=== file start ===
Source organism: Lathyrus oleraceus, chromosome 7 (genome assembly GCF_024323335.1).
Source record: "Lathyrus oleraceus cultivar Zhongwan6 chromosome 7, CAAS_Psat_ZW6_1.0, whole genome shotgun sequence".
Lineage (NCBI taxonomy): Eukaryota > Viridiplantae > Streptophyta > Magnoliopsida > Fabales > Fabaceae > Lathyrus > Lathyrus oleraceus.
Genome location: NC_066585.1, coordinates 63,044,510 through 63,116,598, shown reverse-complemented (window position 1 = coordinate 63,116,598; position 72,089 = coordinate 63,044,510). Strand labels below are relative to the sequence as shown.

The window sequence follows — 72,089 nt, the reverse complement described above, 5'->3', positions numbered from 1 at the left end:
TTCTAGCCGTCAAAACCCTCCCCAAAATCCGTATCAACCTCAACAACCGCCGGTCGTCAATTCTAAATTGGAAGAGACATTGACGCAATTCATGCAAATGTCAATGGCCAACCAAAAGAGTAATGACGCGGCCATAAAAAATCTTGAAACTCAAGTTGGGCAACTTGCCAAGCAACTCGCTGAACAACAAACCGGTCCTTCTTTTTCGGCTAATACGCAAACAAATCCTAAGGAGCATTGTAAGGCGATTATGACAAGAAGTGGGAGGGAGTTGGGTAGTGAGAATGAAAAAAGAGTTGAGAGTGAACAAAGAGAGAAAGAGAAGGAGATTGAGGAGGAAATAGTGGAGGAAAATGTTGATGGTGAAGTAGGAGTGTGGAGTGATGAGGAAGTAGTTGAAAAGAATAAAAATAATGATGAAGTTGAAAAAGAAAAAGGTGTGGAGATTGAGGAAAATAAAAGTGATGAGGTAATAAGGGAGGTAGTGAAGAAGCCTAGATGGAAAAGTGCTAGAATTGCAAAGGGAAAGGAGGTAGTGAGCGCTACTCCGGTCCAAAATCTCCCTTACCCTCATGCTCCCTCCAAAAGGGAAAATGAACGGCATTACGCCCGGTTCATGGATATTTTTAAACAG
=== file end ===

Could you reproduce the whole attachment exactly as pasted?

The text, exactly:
Source organism: Lathyrus oleraceus, chromosome 7 (genome assembly GCF_024323335.1).
Source record: "Lathyrus oleraceus cultivar Zhongwan6 chromosome 7, CAAS_Psat_ZW6_1.0, whole genome shotgun sequence".
Lineage (NCBI taxonomy): Eukaryota > Viridiplantae > Streptophyta > Magnoliopsida > Fabales > Fabaceae > Lathyrus > Lathyrus oleraceus.
Genome location: NC_066585.1, coordinates 63,044,510 through 63,116,598, shown reverse-complemented (window position 1 = coordinate 63,116,598; position 72,089 = coordinate 63,044,510). Strand labels below are relative to the sequence as shown.

The window sequence follows — 72,089 nt, the reverse complement described above, 5'->3', positions numbered from 1 at the left end:
TTCTAGCCGTCAAAACCCTCCCCAAAATCCGTATCAACCTCAACAACCGCCGGTCGTCAATTCTAAATTGGAAGAGACATTGACGCAATTCATGCAAATGTCAATGGCCAACCAAAAGAGTAATGACGCGGCCATAAAAAATCTTGAAACTCAAGTTGGGCAACTTGCCAAGCAACTCGCTGAACAACAAACCGGTCCTTCTTTTTCGGCTAATACGCAAACAAATCCTAAGGAGCATTGTAAGGCGATTATGACAAGAAGTGGGAGGGAGTTGGGTAGTGAGAATGAAAAAAGAGTTGAGAGTGAACAAAGAGAGAAAGAGAAGGAGATTGAGGAGGAAATAGTGGAGGAAAATGTTGATGGTGAAGTAGGAGTGTGGAGTGATGAGGAAGTAGTTGAAAAGAATAAAAATAATGATGAAGTTGAAAAAGAAAAAGGTGTGGAGATTGAGGAAAATAAAAGTGATGAGGTAATAAGGGAGGTAGTGAAGAAGCCTAGATGGAAAAGTGCTAGAATTGCAAAGGGAAAGGAGGTAGTGAGCGCTACTCCGGTCCAAAATCTCCCTTACCCTCATGCTCCCTCCAAAAGGGAAAATGAACGGCATTACGCCCGGTTCATGGATATTTTTAAACAG